“The building is really the opportunity and the tool that’s needed for each and every one of you to do the spectacular job that you do,” said Wittman, chairman of the House Seapower and Projection Forces Subcommittee. “We are in an amazing turning of the page in the chapter of our strategic defense in this nation. Our triad is the most resilient and foundational element of what we do to protect this nation and I would argue that our SLBM is the most critical part of that triad.”

With almost unlimited cruising range, the triad’s SLBM nuclear submarines are capable of extended submerged operations in the international waters of the world. The Navy’s Fleet Ballistic Missile system provides the U.S. with a powerful deterrent against a global war.

“Today’s ribbon cutting expands our capacity to sustain our weapons system into the future, keeping the Navy on the cutting edge of weapons systems technology,” said Jeff Kunkler, deputy program director for SLBM at Dahlgren in his remarks as master of ceremonies, pointing out the command’s work on the Columbia-class submarine. “We are beginning the planning for a life extension program for the Trident missile. We are also implementing several significant initiatives resulting from the recent Nuclear Posture Review, as we continue to sustain and support the current Fleet.”

The Nuclear Posture Review is a legislative-mandated review undertaken by the Department of Defense that outlines U.S. nuclear policy, strategy, capabilities and force posture for the next five to 10 years.

Kunkler recollected the changes he has seen over 37 years at the previous SLBM building, once the most coveted place to work where the satellite and global positioning system programs as well as the command’s computer support division were located. 

“We had a Polaris fire control system, a Poseidon fire control system, and, at that time, a brand new formidable Trident I system,” said Kunkler about the capabilities when he started his career in 1981. “We hosted two of the most powerful and modern mainframe computers in the Navy at the time. These computers were used to perform the extensive computations required to calculate the SLBM and satellite trajectories.  Each computer occupied several cabinets in large rooms.  The only method of human interface was operators feeding in punched cards.”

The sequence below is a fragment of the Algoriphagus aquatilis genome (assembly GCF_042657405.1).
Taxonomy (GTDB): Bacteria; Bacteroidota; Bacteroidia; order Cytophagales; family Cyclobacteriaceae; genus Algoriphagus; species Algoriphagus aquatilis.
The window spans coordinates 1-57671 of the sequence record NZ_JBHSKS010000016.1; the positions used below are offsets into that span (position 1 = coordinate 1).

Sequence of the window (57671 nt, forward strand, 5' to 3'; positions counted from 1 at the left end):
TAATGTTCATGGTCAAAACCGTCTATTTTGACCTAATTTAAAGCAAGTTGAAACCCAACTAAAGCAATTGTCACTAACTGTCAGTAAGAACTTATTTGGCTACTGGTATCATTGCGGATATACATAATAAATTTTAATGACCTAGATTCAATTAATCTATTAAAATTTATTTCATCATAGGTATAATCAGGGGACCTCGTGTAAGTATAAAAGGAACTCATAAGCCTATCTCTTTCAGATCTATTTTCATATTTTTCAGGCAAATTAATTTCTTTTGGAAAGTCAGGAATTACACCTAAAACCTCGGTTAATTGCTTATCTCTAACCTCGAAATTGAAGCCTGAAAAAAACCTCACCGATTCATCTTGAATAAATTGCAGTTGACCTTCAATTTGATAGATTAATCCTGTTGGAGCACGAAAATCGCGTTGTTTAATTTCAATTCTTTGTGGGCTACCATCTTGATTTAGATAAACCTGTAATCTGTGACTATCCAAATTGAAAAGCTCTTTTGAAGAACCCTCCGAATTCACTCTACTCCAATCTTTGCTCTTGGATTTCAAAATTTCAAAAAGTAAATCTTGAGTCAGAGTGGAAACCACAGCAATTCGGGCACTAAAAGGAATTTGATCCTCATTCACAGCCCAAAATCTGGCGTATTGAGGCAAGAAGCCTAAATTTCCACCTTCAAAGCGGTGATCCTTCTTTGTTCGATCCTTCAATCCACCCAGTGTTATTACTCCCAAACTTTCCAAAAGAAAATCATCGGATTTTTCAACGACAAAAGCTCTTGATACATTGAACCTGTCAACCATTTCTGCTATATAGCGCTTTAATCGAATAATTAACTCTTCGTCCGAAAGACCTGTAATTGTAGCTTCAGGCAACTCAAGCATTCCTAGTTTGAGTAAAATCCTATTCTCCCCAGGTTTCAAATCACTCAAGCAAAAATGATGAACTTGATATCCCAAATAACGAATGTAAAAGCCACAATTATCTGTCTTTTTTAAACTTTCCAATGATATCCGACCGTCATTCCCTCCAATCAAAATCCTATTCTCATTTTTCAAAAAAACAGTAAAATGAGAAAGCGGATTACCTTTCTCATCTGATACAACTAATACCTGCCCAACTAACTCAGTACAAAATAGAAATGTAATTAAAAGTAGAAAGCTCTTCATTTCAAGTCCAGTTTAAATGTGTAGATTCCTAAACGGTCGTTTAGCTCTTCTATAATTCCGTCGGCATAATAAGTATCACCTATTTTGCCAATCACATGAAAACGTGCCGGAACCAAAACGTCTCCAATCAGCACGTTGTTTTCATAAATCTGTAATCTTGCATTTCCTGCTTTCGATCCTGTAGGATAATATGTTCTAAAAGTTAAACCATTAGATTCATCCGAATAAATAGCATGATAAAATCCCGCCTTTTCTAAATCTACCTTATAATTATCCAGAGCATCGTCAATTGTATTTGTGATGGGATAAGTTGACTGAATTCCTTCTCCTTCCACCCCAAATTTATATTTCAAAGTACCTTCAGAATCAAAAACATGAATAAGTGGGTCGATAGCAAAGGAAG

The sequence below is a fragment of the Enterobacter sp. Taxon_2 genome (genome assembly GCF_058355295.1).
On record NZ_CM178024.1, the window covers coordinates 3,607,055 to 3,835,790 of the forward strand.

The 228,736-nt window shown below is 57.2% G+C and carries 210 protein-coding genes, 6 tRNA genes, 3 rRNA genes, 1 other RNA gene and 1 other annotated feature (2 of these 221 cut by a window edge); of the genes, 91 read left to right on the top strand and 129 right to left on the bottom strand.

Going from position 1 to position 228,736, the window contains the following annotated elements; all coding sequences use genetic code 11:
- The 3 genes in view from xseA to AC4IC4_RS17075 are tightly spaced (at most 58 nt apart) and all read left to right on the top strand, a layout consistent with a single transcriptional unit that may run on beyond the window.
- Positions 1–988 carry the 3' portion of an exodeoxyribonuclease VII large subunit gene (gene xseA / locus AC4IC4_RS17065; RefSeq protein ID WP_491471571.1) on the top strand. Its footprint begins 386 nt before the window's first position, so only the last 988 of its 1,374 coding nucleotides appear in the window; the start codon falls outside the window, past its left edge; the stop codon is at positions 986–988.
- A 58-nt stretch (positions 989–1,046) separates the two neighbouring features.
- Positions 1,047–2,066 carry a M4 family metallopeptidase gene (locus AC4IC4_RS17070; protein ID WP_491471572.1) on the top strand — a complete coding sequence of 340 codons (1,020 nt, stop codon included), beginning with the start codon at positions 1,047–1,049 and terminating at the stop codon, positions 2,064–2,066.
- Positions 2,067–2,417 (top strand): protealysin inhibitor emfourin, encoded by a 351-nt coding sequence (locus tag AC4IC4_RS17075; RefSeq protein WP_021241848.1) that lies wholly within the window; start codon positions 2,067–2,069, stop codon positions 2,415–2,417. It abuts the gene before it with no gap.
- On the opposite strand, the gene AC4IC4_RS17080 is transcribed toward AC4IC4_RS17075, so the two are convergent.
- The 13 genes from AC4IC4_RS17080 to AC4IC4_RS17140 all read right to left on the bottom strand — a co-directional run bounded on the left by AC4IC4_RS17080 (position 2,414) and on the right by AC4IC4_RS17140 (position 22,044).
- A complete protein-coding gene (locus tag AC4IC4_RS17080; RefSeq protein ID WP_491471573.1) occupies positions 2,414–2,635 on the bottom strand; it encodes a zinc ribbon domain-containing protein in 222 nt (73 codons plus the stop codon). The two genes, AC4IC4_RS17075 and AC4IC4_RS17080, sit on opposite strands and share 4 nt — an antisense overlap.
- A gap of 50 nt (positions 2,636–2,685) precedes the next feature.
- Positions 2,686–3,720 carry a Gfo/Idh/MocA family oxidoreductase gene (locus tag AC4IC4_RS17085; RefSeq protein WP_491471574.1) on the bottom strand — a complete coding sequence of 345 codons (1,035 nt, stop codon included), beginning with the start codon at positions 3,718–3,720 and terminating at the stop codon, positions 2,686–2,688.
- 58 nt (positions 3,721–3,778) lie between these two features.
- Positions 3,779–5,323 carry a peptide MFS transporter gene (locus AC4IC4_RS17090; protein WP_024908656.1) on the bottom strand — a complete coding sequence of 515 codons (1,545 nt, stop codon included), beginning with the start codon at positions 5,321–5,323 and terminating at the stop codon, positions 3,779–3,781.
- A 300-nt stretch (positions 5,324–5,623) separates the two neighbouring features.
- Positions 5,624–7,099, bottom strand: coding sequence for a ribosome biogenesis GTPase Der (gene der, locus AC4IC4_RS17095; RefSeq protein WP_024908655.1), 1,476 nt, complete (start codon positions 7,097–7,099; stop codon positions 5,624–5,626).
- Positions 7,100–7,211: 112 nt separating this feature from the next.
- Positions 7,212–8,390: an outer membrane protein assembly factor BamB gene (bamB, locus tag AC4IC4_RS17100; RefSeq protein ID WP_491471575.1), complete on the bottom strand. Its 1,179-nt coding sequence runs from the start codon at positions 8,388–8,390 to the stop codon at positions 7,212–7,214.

Representing the future at the ceremony were two groups of students – eight Spotsylvania Post Oak Middle School students and 11 King George High School Junior Reserve Officer Training Corps cadets.

“I think it’s wonderful to see their participation,” said Virginia Delegate Margaret Ransone. “We should all enjoy seeing the young people and inspire these young men and women to enter into the defense industry.”

After the ceremony, the JROTC cadets along with the Post Oak Middle School students and three of their teachers joined guests and NSWCDD personnel who toured the new facility.

“You take time out of your schedules when you get off work to go out and engage our local students and get them interested in the jobs that you are doing,” said Ransone in her speech, regarding NSWCDD scientists and engineers who mentor science, technology, engineering and mathematics (STEM) students in the schools and during the command’s annual STEM summer academy. “The goal is to inspire our youth through robotics, mathematics and the Sea Perch programs, and many times, those students end up competing nationally. Your hope is to inspire them to become innovative scientists and engineers but also to introduce them to the range of work here at Dahlgren so we’re protecting their future.”  

Certainly, SLBM technological innovation and support is among the range of work available to current and future employees who will continue developing the next generation of submarines under the Columbia Program.

“We envision that this facility will empower our teams with the ability to collaborate real-time, face-to-face, to arrive at mutual understanding of complex strategic products in support of the warfighter,” said project lead Kathryn Dawson.  “This human interaction, this exchange of diverse ideas, this unleashing of human energy, is vital to the future success of our program.”